I know it’s sounding like a broken record, but the extremes just keep on coming. An unprecedented third Category 4 hurricane hit the U.S. Mainland and territory, Puerto Rico, for the 2017 season. As many of you know, the island was completely devastated by the massive storm, Maria, which left the entire region without power. And, the hurricane and tropical storm season doesn’t end until Nov. 30.
On the last full day of summer, Sept. 21, snow was reported in the Sierra Nevada mountains in California. The unexpected snowfall led to a 16-car pile-up that resulted in one death.
Here in North Idaho, it felt like we went directly from summer to winter. On Sept. 12, Cliff recorded a high of 89 degrees, a little short of the record of 93 degrees set back in 1948. Then, on Sept. 18, temperatures dropped and Coeur d’Alene picked up 0.53 inches of much-needed rainfall. The moisture on that date was more than the last three months combined. About an inch of snow was reported in the northern mountains early last week.
It’s almost hard to believe that we’re now talking about freezing temperatures. Earlier this month, readings dropped into the upper 20s in the outlying areas around Athol, Twin Lakes and Rathdrum.
Cliff and I don’t expect to see a hard freeze in Coeur d’Alene until around the early-to-mid portion of October. However, lows below the 32-degree mark may be reported once again in some of the outlying areas early next month.
We’re getting a lot of questions about freezing temperatures. I wanted to thank Cliff for spending several hours putting together this information.
Based on his records dating back to 1895, the lowest temperature in September was 17 degrees. That occurred on Sept. 24, 1926. The following morning, Sept. 25, 1926, the low was 22 degrees. Also, that chilly period was the only time when measurable snow was reported as an inch fell on Sept. 23, 1926.
Since 2000, the only September freeze in Coeur d’Alene happened on Sept. 24, 2005. The morning low on that date was 32 degrees.
Since 1895, the average date for the first freeze in Coeur d’Alene is Oct. 16. The coldest reading ever recorded for October occurred on Oct. 31, 1935, with a low of 8 degrees. More recently, the chilliest temperature was 19 degrees on Oct. 9, 2009. It was 20 degrees on Oct. 10, 2009. Two days later, in the same year on Oct. 12, the mercury dipped to a frigid 15 degrees. That was the worst early October coldwave to hit the region in history.
In the south-central Pacific Ocean, ocean waters are cooling down once again. It’s very possible that the cooler, La Nina, sea-surface temperature event will be declared very soon. During La Nina years, the chances for above normal snowfalls in our region go up. Therefore, we think snow totals for the 2017-18 season will be a little above the 69.8 inch normal.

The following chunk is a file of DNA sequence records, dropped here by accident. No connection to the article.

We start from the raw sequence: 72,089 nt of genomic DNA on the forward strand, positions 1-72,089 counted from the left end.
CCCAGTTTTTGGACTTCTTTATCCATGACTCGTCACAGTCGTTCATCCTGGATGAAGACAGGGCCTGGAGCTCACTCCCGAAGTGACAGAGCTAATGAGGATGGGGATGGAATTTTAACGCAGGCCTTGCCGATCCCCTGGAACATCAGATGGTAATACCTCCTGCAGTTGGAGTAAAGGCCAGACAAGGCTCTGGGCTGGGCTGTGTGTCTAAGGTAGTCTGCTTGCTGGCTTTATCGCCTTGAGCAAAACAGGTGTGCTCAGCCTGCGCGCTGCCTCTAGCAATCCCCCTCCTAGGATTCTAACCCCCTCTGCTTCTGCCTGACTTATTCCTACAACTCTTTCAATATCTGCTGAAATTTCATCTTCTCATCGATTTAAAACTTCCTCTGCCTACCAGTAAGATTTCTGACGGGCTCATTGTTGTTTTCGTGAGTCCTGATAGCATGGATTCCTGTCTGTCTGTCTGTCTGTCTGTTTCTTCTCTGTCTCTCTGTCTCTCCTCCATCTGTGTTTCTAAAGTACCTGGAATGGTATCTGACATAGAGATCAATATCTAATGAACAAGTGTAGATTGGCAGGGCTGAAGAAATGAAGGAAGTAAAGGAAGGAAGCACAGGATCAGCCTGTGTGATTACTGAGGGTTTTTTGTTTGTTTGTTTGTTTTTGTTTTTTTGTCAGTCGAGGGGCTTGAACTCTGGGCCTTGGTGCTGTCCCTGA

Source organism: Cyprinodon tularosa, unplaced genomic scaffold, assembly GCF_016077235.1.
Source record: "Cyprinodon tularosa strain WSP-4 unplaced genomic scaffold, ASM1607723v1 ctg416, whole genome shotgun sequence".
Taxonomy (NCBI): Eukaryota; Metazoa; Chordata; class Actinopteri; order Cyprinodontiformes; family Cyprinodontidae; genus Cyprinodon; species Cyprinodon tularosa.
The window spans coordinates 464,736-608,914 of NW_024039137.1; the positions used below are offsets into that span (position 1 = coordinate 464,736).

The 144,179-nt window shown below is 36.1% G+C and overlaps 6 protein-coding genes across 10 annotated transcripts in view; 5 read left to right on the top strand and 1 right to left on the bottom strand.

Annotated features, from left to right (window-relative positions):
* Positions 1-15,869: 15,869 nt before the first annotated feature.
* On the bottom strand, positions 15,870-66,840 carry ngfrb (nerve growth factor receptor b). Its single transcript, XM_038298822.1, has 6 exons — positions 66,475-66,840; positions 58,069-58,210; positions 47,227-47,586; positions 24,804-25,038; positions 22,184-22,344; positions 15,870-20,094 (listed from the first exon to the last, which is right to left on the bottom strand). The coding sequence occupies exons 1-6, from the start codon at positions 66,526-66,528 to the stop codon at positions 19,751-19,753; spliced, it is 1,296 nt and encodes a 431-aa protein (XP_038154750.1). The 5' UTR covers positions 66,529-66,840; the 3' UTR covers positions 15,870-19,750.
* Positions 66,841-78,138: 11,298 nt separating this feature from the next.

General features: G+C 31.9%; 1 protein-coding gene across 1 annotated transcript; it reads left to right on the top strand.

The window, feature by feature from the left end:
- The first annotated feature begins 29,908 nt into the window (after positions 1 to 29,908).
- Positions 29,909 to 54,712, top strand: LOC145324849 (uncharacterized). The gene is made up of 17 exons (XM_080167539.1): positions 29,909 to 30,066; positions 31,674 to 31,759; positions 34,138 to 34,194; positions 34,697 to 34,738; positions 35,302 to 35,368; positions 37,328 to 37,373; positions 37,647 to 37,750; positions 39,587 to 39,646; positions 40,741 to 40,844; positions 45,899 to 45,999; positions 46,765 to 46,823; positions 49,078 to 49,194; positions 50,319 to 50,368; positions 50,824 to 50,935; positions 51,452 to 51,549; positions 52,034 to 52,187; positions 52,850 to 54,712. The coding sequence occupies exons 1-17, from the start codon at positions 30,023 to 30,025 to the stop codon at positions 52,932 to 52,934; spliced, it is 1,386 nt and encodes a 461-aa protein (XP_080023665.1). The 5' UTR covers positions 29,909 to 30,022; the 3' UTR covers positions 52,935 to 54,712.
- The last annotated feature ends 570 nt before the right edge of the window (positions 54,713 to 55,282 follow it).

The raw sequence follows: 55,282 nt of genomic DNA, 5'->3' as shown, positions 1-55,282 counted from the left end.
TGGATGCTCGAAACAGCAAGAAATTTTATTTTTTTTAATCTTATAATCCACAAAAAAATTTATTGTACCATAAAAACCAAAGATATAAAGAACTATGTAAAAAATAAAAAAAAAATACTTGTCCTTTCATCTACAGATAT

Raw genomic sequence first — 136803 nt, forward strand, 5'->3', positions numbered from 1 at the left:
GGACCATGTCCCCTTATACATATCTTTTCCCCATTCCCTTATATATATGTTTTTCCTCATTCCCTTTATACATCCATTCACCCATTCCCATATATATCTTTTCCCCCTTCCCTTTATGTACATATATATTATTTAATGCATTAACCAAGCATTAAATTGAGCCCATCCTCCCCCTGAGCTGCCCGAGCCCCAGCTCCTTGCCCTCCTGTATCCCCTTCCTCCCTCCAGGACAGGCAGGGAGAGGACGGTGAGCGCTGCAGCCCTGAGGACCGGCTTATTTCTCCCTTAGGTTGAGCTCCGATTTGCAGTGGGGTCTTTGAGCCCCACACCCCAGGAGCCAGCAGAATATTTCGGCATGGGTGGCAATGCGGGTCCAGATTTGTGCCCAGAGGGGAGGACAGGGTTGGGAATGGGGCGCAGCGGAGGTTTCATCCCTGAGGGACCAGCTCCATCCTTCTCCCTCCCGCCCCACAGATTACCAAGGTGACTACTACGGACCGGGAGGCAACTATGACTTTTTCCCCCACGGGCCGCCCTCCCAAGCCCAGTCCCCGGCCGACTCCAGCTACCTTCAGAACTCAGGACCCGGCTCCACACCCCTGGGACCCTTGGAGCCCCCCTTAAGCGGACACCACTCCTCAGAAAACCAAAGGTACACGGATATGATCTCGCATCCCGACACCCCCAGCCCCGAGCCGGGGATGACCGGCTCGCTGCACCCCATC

Speaking of snow, there have been instances of measurable amounts of the white stuff in October in Coeur d’Alene. The most that fell was back in 1957 with 6.8 inches. Cliff’s records for Coeur d’Alene say 3 inches fell on Oct. 22 and 3.8 inches was reported on the 23rd. There was one Halloween day when 3 inches of snow fell. That occurred back in 1971. The odds of measurable snowfall this Halloween in the lower elevations are very small, but in this wild pattern of extremes, anything is possible.
In terms of our near-term weather, the rest of the month looks dry with very pleasant temperatures. If we don’t see another drop of rain in September, our total will end up at 1.44 inches. The normal rainfall for September is 1.55, so we’ll likely have another month with below-normal precipitation. But, we’re much closer to normal and the recent moisture has certainly helped the wildfire situation.
Despite the recent rainfall and cooler temperatures, there are still 38 large fires across the West. Montana is down to nine and Oregon now has 13 major blazes. Both Washington and Idaho have four big wildfires as of late last week. Since Jan. 1, more than 8.5 million acres have “gone up in smoke” in the U.S. with most occurring in the West. Since 2007, this is the third-largest to date in terms of burned acres.
Cliff and I agree the showers will return early next month, near the Oct. 5 “full moon” cycle. Also, we expect to see a big increase in moisture across our region with a series of Pacific storms by late October or November. Our current seasonal moisture stands at 27.42 inches and we think there’s a good chance we’ll end up near 40 inches at the end of the year.
Our first measurable snowfall of the season, in the lower elevations, may be as early as Nov. 5-10. But, the high mountain areas have already seen some of that white stuff and could start seeing measurable snow later next month. Stay tuned.
Contact Randy Mann at email@example.com.